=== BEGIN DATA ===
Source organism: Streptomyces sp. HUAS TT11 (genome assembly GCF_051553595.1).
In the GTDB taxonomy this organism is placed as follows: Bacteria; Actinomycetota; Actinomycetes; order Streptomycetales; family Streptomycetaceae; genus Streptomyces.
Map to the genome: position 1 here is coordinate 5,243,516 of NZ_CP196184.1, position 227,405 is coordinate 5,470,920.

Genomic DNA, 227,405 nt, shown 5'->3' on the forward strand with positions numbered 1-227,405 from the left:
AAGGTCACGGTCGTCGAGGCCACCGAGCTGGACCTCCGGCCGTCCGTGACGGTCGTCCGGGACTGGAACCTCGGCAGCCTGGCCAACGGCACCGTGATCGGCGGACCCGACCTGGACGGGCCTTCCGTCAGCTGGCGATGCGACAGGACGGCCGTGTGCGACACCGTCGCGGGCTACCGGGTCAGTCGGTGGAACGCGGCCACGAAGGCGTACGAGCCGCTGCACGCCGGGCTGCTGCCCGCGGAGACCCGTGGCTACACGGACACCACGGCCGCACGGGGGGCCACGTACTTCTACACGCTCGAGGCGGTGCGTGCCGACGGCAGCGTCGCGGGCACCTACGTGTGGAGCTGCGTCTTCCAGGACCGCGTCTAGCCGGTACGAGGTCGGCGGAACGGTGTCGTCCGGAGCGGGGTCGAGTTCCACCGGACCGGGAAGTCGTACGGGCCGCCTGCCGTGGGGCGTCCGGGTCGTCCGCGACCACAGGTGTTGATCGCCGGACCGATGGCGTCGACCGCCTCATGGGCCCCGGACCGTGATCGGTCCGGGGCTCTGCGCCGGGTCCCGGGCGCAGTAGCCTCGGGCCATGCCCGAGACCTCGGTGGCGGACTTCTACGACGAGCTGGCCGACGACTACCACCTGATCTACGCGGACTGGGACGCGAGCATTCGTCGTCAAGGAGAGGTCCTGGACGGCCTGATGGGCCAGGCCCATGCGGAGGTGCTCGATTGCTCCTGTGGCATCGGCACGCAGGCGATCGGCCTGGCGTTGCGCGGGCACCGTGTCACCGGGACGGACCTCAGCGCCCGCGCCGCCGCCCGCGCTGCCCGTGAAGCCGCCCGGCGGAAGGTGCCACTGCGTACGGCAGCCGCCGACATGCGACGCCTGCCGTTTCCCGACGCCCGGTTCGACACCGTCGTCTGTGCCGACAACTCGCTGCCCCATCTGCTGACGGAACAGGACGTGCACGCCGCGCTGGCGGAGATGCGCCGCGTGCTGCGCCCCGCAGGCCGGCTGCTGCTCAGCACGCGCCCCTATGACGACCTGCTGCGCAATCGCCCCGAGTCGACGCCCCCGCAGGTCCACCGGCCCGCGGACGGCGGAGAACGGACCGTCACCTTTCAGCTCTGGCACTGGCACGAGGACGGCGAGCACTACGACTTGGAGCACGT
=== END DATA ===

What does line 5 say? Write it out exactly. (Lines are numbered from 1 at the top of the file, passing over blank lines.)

AAGGTCACGGTCGTCGAGGCCACCGAGCTGGACCTCCGGCCGTCCGTGACGGTCGTCCGGGACTGGAACCTCGGCAGCCTGGCCAACGGCACCGTGATCGGCGGACCCGACCTGGACGGGCCTTCCGTCAGCTGGCGATGCGACAGGACGGCCGTGTGCGACACCGTCGCGGGCTACCGGGTCAGTCGGTGGAACGCGGCCACGAAGGCGTACGAGCCGCTGCACGCCGGGCTGCTGCCCGCGGAGACCCGTGGCTACACGGACACCACGGCCGCACGGGGGGCCACGTACTTCTACACGCTCGAGGCGGTGCGTGCCGACGGCAGCGTCGCGGGCACCTACGTGTGGAGCTGCGTCTTCCAGGACCGCGTCTAGCCGGTACGAGGTCGGCGGAACGGTGTCGTCCGGAGCGGGGTCGAGTTCCACCGGACCGGGAAGTCGTACGGGCCGCCTGCCGTGGGGCGTCCGGGTCGTCCGCGACCACAGGTGTTGATCGCCGGACCGATGGCGTCGACCGCCTCATGGGCCCCGGACCGTGATCGGTCCGGGGCTCTGCGCCGGGTCCCGGGCGCAGTAGCCTCGGGCCATGCCCGAGACCTCGGTGGCGGACTTCTACGACGAGCTGGCCGACGACTACCACCTGATCTACGCGGACTGGGACGCGAGCATTCGTCGTCAAGGAGAGGTCCTGGACGGCCTGATGGGCCAGGCCCATGCGGAGGTGCTCGATTGCTCCTGTGGCATCGGCACGCAGGCGATCGGCCTGGCGTTGCGCGGGCACCGTGTCACCGGGACGGACCTCAGCGCCCGCGCCGCCGCCCGCGCTGCCCGTGAAGCCGCCCGGCGGAAGGTGCCACTGCGTACGGCAGCCGCCGACATGCGACGCCTGCCGTTTCCCGACGCCCGGTTCGACACCGTCGTCTGTGCCGACAACTCGCTGCCCCATCTGCTGACGGAACAGGACGTGCACGCCGCGCTGGCGGAGATGCGCCGCGTGCTGCGCCCCGCAGGCCGGCTGCTGCTCAGCACGCGCCCCTATGACGACCTGCTGCGCAATCGCCCCGAGTCGACGCCCCCGCAGGTCCACCGGCCCGCGGACGGCGGAGAACGGACCGTCACCTTTCAGCTCTGGCACTGGCACGAGGACGGCGAGCACTACGACTTGGAGCACGT